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Comcast’s recent decision to abandon its planned acquisition of Time Warner Cable amid regulators’ opposition and Charter Communications’ deal to scoop up TW Cable have instead kept the pay TV industry buzzing with deal talk.
But Cablevision Systems CEO James Dolan on Tuesday at an investor conference didn’t get any questions about consolidation. Instead, the company’s focus on broadband and new services was in the spotlight.
Speaking at the Guggenheim TMT Symposium in New York in a session that was webcast, Dolan said that the company’s broadband services outperform its pay TV services hugely in terms of profitability. “The video product itself has lost a tremendous amount of margin,” he said. “Dollar-for-dollar, the data product outperforms the video product 7-to-1 at our company in terms of profit back to the company.” Programming costs are “rising the quickest,” but there are also other costs to the video service, the CEO said.
“Connectivity has really become our number-one product,” Dolan said on Tuesday, reiterating past comments. “We recognize that the connectivity experience that we offer is going to be crucial to being able to keep the customer.” That is why the company is looking at adding new services, such as Wifi, he added.
Asked about the company’s so-called “cord-cutter” pay TV packages, Dolan said Cablevision didn’t see enough content available in over-the-top form until CBS, HBO and others announced online video services. He said the packages were not only a way to attract younger consumers. “It is also very responsive [to subscribers] where price becomes a real issue,” he said. “Our response is not that’s the only product we have.” Instead, he said the company’s service representatives can now offer consumers more limited pay TV service for as low as about $39, allowing the company to not be seen as a price “gouging” service provider, Dolan said.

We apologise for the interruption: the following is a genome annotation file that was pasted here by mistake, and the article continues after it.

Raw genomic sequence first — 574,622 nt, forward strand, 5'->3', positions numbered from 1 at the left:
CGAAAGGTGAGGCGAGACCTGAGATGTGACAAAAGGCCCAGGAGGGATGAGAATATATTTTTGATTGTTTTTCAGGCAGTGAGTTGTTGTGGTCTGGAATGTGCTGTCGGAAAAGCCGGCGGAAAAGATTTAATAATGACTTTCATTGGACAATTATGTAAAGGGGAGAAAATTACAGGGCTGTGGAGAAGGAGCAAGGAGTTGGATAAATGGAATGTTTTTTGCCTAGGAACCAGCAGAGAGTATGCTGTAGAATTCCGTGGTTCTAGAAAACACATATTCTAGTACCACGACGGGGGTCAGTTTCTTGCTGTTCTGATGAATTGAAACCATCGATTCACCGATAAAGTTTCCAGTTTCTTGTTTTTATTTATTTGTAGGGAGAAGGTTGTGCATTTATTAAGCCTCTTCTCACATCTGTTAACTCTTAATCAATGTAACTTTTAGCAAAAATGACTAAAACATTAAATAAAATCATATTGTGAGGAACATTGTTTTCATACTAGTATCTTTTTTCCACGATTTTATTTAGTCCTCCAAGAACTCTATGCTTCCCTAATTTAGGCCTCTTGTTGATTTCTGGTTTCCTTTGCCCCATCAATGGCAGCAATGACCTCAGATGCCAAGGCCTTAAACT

Dolan predicted that highly viewed networks with popular programs, such as Mad Men and Game of Thrones, will be just fine in the changing pay TV industry and will continue to be carried. “If you are a channel that is not highly viewed, that is extremely niche, you are going to have a hard time,” he said. “You are not essential anymore.”
Asked about his role as executive chairman of Madison Square Garden Co. and the company’s exploration of strategic options, mainly a split into two, Dolan said there was expansion room for the venue business, while the TV networks part of the business is more stable. “Two kinds of investors” make sense for the two business, offering two pure-play firms, he said.
He also discussed electronic dance music (EDM), saying it fills an arena at good ticket prices, but the only equipment needed is a laptop and a light show. “If they could go into a venue and play the same war game together” or have people join other Match.com singles at a party or find other ways to bring people together behind a shared interest without a high talent cost, the venues can benefit, Dolan said. He said Swedish House Mafia and other electronic music groups are “indicative of needs” younger audiences have, proving that even in the digital age people want to have shared experiences.
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